Advantages of SBT for Ki Do's franchisees and retailers include:
- Increased Sales: the increase was driven by the supplier having more time in the store to merchandise its product, fill holes, and maintain plan-o-gram integrity. In addition, several retailers mentioned suppliers were able to make an additional stop at each store during the week to merchandise products and prevent out-of-stocks. Salmon and Associates reported that "a grocery retailer's sales increased in every product category it tested - from bread to ice to magazines. Sales increases ranged from 1% to 5%, based on product category". Schnuck Markets reported a 4% increase in sales for its SBT pilot (Wikipedia, 2007)
- Reduced Invoice/Order Processing Costs (as surveyed many retailers)
- Lowered Cost of Inventory: SBT changes inventory ownership to the supplier, the retailer experiences a reduction in retailer-owned inventory.
- Reduced Stock Outages: SBT forces the supplier to manage and merchandize its products to ensure that the right product is on the shelf at the right time or the supplier will see a loss of revenue. This provides a powerful incentive to reduce stock outages.
Disadvantages of SBT:
- According to Kurt Salmon's survey result (http://www.gmabrands.com/publications/docs/SupplyChain.pdf) manufacturers are generally not enthusiastic about SBT based on issues including shrink, tax implications, damages, liability, etc.
- Synchronizing data is not a simple and small step: The matching of product data moving inside suppliers' and retailers' supply-chain systems is required before companies can even think of trading ice cream based on scanning bar codes at the checkout lane. This means not just getting product codes and descriptions in the retailer's system to match those in each supplier's database, but "cleaning" the data to remove any erroneous items or "free-form" data that may have been entered into systems to fudge in the future. Only then can data be shared through a directory of products or electronic document exchanges.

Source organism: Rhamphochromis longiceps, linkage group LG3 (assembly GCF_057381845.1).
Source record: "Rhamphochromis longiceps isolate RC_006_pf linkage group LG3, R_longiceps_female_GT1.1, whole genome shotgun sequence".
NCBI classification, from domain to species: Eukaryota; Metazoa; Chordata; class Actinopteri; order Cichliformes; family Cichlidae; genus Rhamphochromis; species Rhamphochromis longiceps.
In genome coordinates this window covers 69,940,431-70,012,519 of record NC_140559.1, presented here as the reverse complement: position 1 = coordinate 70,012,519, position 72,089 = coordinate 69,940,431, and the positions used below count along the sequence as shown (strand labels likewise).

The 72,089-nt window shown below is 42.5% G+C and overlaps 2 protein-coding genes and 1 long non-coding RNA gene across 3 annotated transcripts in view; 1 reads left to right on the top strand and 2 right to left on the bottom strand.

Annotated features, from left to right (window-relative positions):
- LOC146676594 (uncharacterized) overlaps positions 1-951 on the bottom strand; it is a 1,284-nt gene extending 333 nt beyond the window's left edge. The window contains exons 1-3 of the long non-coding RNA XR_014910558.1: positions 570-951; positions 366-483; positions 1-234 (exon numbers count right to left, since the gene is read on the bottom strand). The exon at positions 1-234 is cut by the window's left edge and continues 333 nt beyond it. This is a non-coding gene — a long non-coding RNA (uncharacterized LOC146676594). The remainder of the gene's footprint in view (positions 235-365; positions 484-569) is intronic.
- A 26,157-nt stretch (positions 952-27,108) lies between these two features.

- Many right standards needed to be followed: In order to make sure the work Ki Do do to synchronize date is reusable across the retailers, franchisees Ki Do trade with it will need to convince its partners all to adhere to standard ways of formatting their information. There are many standards followed such as the Uniform Code Council and EAN International, UCCnet, GTIN, etc.
- Bar codes are not accurate enough: The Universal Product Code that is captured in a bar code only has 12 digits and only categorizes a product. It takes more digits to identify a specific product and manufacturer. There will have an extension of the UPC standard, but most of point-of sale and retail systems can not read the extended barcode. There is a solution for this problem is that supplier can use the Electronic Product Code (EPC), a 28-digit number that can be used with radio-frequency identification (RFID) chips and other electronic labels to give each product its own unique identifier developed by the Auto-ID Center at MIT. However, it is very expensive that few companies accept it.
- Invest on human resource development by training programs
The purpose of training is to help managers and other employers feel comfortable and confident in their ability to use the available tools to effectively manage the business's supply chain.
There are many training methods and options for SC members to use. However, companies should recognize the need to provide the training in the most cost-effective and time-efficient manner.
Following are some options SC members can consider:
- On-the-job training: the employee would learn how to use the supply chain management tools while working with them in a hands-on situation. Someone knowledgeable about the program would normally supervise them either from within the organization or from a third-party firm.
There are four criteria chosen to evaluate the identified strategies as following:
- Low implementation barriers (30%): how many barriers happened when implementing the strategy, and how big they are. Barriers may include initial set up cost, standards followed, accompanying applications required to install, etc.
- Reduced logistics & SC costs (30%): how much inventory cost, transportation cost, procurement cost, customer service cost, etc will be reduced after implementing the strategy.
- Improved relationship between SC members (20%): how collaboration level, trusting level, etc that SC members will have after implementing the strategy.
- Improved customer service (20%): how well the strategy will help SC members increase customer service and customer satisfaction regarding improved cycle time, on-time delivery, good quality of products, less complicated in procurement and procedures, etc.